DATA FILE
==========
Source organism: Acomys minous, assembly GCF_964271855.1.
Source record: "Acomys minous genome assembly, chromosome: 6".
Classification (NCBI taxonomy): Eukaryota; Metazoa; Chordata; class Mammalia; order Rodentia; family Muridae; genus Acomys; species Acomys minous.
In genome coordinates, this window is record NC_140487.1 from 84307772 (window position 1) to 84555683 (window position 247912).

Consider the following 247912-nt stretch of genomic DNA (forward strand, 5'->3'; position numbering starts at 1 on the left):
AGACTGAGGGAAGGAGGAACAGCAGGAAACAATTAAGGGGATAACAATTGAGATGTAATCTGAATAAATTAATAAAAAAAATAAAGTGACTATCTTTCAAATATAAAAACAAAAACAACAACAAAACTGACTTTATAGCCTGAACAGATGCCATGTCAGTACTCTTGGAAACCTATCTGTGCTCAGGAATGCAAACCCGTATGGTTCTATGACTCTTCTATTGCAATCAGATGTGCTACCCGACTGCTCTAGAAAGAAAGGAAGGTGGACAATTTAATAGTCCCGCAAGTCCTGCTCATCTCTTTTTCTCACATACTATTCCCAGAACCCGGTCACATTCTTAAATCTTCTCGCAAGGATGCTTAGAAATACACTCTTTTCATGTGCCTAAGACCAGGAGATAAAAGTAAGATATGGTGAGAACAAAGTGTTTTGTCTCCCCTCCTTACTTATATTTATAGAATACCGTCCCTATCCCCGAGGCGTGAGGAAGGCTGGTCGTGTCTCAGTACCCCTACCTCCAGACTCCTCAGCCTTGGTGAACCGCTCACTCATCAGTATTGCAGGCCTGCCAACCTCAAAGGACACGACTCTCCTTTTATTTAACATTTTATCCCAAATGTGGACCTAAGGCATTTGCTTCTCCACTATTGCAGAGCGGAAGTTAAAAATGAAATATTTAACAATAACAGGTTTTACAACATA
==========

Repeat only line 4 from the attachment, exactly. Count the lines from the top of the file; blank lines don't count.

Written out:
In genome coordinates, this window is record NC_140487.1 from 84307772 (window position 1) to 84555683 (window position 247912).